gcd of $x$ and $2$ in $\mathbb Z[x]$

In $\mathbb Z[x]$, $x$ and $2$ have gcd $1$. But they cannot be expressed as the linear combination of two polynomials.

Then assuming that $1=2f(x)+xg(x)$ we are supposed to arrive at a contradiction. If $g\equiv 0$ then $2f(x)=1$, but there is no such $f(x)$ that is multiplicative inverse of $2$ in $\mathbb Z[x]$. Is that correct? What is the contradiction when assumed $f$ is non-zero ?

Thanks for any help.

• What do you know about the constant term of $2 \cdot \sum_i a_i x^i + x \cdot \sum_i b_i x^i$? – Henry Swanson Aug 27 '15 at 5:46

$xg(x)$ has no constant term, so the constant term of $2f(x)+xg(x)$ is twice the constant term of $f$. But it must be equal to $1$, which is a contradiction because $1$ is not divisible by $2$.

Hint $\$ Evaluating $\,1 = 2 f(x) + x g(x)\,$ at $\,x=\color{#c00}0\,$ implies $1$ is even, contradiction.

Remark $\$ Responding to comments, I elaborate to explain the conceptual viewpoint behind this answer. The idea is similar to this answer, where we exploit the universal properties of the polynomial ring. But I'll avoid technical language in order to keep the exposition elementary.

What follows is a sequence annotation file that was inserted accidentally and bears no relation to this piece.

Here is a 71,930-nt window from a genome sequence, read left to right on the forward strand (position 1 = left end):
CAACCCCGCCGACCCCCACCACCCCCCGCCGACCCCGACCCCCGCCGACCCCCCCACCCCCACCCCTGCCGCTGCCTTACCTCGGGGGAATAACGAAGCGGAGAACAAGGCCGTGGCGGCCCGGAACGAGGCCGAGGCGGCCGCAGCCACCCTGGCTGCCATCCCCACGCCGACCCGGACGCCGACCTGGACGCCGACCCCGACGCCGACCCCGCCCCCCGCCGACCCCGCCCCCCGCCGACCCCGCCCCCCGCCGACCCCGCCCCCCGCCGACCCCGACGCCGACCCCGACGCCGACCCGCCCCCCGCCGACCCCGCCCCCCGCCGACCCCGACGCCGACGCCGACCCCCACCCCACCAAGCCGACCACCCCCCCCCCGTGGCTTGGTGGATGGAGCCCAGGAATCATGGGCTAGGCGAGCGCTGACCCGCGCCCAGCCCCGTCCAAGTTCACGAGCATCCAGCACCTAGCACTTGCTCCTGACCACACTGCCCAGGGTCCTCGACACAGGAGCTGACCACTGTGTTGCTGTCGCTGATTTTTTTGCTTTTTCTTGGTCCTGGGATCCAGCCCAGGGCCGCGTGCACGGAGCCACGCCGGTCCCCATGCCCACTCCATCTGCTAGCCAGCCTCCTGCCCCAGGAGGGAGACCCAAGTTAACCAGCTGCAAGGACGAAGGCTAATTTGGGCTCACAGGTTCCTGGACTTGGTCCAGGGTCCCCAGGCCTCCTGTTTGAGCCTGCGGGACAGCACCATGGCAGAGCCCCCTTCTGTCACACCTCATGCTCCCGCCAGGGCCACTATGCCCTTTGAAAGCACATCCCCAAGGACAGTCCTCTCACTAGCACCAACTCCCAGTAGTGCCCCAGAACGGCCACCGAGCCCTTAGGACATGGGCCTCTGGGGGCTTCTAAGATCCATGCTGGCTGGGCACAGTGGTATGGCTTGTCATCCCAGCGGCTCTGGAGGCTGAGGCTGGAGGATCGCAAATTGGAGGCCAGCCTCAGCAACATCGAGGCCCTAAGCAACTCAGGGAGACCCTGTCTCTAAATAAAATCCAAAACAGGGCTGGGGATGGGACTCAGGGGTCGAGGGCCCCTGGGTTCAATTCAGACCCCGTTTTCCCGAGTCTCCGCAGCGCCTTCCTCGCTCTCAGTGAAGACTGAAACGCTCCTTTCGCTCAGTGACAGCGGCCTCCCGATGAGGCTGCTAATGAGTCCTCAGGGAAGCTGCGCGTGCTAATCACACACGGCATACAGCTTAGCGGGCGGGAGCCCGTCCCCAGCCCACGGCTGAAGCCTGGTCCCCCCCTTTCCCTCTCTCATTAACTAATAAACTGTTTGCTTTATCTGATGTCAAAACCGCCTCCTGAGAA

The key idea in the hint is this. If the Bezout identity is true then $2$ and $x$ are coprime in $\,\Bbb Z[x]$ therefore $2$ is "universally" coprime to all $\,n\in\Bbb Z,\,$ contradiction (e.g. choose $\,n=\color{#c00}0)$.

Indeed, evaluating the Bezout identity at $\,x=n\,$ yields a Bezout identity in $\Bbb Z$ implying the coprimality of $2$ and $n$ (note the Bezout form is preserved since evaluation is a ring hom).

If we think of $\,\Bbb Z[x]$ as a ring obtained by adjoining an element $x$ that represents a universal or generic element of $\,\Bbb Z$ then we can think of the equations true in $\,\Bbb Z[x]$ as identities / laws of $\,\Bbb Z.\,$ For example the Bezout identity $1 = x^2 - (x\!-\!1)(x\!+\!1)$ can be viewed as a universal / generic proof that $\,n^2$ is coprime to $\,n\!\pm1\!\,$ for all $\,n.$

Thus, from this viewpoint, the hint amounts simply to disproving an identity by choosing an (obvious) counterexample. Moreover, the identity has (universal) number-theoretical content (about coprimality), which makes the search for a counterexample utterly trivial, i.e. searching for an integer that is not coprime to $2$.

The above remarks about universality are made precise when one studies universal algebra. In fact one can define / characterize polynomial rings (and free algebras) based on analogous ideas, e.g. see here..

See here for less trivial examples of proofs exploiting such universal ideas.